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194                           A FEW MEMORIES
merry, and have a mock marriage; while the gentle Imogen under the same conditions would droop and fade away. Desdemona may be separated from her love, yet she does not fret nor mourn at his absence. Absence to Juliet is death.* Queen Constance goes mad, raves, and tears her hair at the loss of her son. Hermione, on hearing of the death of Mamillius, swoons like one dead, revives, and after living for sixteen years away from those she loves best, suddenly comes back into their midst without any outward sign of great emotion. These are all noble women, to whom their love is their life; and yet how differently each expresses what she feels! Fortunately, Shakespeare gives a key-note to the nature of most of his characters. For instance, Hermione, when accused by her husband, bears herself with quiet dignity, though wounded irreparably in her deepest affection.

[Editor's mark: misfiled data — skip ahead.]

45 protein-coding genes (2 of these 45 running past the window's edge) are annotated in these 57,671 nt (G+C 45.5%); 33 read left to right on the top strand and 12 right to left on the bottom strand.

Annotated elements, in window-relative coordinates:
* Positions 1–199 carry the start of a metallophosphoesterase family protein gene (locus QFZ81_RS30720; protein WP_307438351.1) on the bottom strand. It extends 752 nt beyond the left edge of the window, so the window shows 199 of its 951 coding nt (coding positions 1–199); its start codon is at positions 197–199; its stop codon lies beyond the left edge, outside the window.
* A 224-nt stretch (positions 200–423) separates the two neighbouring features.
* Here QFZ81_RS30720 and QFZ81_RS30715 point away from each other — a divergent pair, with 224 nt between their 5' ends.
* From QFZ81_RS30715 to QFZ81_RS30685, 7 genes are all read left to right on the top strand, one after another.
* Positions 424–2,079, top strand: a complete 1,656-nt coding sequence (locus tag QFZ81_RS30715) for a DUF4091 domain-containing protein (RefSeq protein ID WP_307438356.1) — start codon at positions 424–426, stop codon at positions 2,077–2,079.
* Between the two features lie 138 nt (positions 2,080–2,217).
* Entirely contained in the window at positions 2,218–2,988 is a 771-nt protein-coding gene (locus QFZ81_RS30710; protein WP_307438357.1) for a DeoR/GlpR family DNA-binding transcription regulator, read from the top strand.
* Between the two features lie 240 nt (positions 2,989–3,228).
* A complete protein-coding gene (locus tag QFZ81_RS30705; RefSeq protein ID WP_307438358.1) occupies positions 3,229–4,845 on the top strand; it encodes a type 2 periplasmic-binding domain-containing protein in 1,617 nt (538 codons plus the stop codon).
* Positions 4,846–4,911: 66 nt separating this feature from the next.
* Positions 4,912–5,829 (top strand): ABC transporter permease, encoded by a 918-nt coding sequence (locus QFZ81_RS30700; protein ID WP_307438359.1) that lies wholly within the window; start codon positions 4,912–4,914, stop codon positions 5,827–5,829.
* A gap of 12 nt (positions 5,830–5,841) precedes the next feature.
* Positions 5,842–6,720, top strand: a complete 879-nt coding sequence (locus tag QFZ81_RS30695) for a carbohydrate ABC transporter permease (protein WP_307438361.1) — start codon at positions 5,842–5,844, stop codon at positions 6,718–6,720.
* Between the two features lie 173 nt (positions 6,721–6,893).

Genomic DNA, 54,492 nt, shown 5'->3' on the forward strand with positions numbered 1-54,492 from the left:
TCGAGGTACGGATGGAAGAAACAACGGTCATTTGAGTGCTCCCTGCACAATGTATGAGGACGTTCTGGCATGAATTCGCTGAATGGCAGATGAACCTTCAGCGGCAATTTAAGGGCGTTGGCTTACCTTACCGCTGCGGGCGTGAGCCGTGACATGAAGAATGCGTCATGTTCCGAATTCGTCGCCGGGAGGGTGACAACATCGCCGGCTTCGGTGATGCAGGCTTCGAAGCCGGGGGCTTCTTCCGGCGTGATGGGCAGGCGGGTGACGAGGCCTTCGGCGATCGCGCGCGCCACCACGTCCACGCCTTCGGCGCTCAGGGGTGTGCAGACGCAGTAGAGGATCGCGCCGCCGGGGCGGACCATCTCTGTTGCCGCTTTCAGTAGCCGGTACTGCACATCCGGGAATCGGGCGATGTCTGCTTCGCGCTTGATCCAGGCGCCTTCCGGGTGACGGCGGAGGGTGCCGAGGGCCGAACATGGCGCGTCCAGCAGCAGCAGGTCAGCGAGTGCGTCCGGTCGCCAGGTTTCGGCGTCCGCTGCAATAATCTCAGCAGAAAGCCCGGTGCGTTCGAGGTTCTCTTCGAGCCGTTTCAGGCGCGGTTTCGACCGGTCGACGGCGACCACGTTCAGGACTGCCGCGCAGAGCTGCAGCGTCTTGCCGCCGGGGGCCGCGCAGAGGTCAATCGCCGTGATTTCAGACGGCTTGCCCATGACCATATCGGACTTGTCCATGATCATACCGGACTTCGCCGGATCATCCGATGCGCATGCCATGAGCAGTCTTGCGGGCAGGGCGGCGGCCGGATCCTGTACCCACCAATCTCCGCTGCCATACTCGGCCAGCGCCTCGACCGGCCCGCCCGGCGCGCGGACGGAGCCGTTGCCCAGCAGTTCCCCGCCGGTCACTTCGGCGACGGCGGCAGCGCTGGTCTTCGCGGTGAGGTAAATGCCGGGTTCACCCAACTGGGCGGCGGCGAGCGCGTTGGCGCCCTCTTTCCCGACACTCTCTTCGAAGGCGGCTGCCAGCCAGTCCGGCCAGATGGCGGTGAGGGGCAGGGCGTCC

* How  clearly Juliet shows  tins in the  following lines! (Act iii. scene ii.):
"Tybalt is dead and Romeo—banished; That—banished, that one word—banished, Hath slain ten thousand Tybalts.
Romeo is banished—to speak that word Is father, mother, Tybalt, Romeo, Juliet, All slain, all dead."ith Orlando, yet she can jest, be